According to a new study by the University of East Anglia, individuals who consume alcohol heavily may be jeopardizing their muscle health and predisposing themselves to frailty as they age. The study utilized statistical models to demonstrate that those with the least muscle mass were consuming at least 10 units of alcohol daily, equivalent to about one bottle of wine.
Given that individuals with larger bodies generally possess more muscle mass, the researchers adjusted their analysis for body size. They also considered other influencing factors, such as the level of physical activity and protein intake of the subjects.
The team says that their findings, mainly in people in their 50s and 60s, suggest another reason to cut back on booze.
Prof Ailsa Welch, from UEA’s Norwich Medical School, said: “Losing muscle as we age leads to problems with weakness and frailty in later life. Alcohol intake is a major modifiable risk factor for many diseases, so we wanted to find out more about the relationship between drinking and muscle health as we age.”
The team studied data from the UK Biobank – a large-scale database of anonymized lifestyle and health information from half a million people in the UK. They looked at data for nearly 200,000 people aged between 37 and 73 years.
Dr. Jane Skinner, also of UEA’s Norwich Medical School, said: “We studied how much alcohol people were drinking and compared it with how much muscle they had, according to their body size. We also took into account things like how much protein they consumed, their levels of physical activity, and other factors that could make a difference to how much muscle they might have. Most of the people were in their 50s and 60s. We found that those who drank a lot of alcohol had a lower amount of skeletal muscle compared to people who drank less, after we took into account their body sizes and other factors.”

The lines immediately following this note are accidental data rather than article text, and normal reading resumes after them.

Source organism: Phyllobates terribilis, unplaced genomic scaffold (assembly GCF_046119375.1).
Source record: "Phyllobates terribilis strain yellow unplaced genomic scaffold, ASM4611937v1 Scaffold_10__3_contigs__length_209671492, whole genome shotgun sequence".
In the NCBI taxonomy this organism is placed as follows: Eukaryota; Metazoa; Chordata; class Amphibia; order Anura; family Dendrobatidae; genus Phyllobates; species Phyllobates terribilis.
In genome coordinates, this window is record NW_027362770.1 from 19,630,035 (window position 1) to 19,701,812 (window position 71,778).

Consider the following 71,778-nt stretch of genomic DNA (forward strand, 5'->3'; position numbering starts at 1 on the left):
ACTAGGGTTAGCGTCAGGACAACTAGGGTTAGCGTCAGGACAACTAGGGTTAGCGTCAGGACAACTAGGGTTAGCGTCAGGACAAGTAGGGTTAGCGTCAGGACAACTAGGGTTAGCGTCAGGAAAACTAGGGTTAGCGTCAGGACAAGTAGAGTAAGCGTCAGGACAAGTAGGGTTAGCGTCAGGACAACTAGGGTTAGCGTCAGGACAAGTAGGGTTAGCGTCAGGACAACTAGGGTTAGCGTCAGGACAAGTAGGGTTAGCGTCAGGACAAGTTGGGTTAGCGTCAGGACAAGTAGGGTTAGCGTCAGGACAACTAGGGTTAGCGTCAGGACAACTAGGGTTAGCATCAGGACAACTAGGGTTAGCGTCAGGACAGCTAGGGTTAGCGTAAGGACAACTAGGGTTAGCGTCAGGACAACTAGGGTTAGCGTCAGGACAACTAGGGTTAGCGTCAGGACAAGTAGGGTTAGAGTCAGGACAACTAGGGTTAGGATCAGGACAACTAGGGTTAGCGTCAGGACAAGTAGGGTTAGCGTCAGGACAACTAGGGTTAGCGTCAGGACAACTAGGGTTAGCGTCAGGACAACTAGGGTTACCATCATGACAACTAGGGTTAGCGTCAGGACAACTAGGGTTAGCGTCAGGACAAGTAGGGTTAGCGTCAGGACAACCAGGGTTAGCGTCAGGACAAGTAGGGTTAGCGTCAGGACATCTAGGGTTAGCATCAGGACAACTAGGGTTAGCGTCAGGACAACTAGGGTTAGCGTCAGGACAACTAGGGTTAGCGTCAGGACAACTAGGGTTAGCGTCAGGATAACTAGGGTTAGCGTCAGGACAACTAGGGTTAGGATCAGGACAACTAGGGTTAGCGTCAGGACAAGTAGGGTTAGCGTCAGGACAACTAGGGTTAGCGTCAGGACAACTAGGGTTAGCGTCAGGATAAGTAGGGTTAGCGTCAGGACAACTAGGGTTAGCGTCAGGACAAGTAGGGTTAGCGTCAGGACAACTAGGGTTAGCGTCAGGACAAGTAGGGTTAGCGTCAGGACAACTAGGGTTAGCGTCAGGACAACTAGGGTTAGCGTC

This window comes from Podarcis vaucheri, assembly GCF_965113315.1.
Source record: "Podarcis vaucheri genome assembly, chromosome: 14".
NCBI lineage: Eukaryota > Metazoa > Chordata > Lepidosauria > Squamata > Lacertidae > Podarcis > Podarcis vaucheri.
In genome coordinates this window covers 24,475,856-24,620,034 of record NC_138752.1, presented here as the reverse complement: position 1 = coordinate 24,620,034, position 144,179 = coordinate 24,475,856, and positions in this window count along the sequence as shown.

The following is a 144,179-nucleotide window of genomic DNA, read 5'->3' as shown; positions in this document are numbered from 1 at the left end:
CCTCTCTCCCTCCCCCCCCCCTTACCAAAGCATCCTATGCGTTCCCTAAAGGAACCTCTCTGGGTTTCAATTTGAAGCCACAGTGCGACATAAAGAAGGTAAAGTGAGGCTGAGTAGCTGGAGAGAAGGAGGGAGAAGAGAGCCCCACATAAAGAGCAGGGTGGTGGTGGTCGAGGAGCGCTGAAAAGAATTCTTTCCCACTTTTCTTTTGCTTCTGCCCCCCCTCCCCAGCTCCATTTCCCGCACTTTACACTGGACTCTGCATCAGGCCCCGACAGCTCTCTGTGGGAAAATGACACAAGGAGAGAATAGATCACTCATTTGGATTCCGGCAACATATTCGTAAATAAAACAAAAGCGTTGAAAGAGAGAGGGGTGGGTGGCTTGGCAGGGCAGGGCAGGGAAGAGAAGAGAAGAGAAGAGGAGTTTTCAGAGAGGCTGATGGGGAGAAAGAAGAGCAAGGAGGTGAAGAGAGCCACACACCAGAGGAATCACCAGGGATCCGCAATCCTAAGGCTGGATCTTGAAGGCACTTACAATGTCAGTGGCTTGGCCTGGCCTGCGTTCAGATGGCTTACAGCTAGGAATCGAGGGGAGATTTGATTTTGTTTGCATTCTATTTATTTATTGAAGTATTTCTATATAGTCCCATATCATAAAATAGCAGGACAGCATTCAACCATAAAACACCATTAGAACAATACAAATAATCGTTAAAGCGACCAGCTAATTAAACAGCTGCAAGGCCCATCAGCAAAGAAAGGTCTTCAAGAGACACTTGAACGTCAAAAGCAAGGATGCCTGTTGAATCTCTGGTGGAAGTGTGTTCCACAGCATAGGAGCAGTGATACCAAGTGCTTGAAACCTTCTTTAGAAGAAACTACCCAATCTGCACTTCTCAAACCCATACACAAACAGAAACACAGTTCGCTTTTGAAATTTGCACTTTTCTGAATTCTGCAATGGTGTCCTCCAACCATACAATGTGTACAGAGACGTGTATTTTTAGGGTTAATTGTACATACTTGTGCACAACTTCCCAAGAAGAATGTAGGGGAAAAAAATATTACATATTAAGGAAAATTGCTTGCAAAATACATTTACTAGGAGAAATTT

“We saw that it really became a problem when people were drinking 10 or more units a day – which is the equivalent of about a bottle of wine or four or five pints. Alcohol consumption and muscle mass were measured cross-sectionally – in people at the same time – so we can’t be sure of a causal link,” she added.
Prof Welch said: “This study shows that alcohol may have harmful effects on muscle mass at higher levels of consumption. We know that losing muscle as we age leads to problems with weakness and frailty, so this suggests another reason to avoid drinking high amounts of alcohol routinely in middle and early older age,” she added.
Reference: “Alcohol Consumption and Measures of Sarcopenic Muscle Risk: Cross-Sectional and Prospective Associations Within the UK Biobank Study” by Jane Skinner, Lee Shepstone, Mary Hickson and Ailsa A. Welch, 25 May 2023, Calcified Tissue International.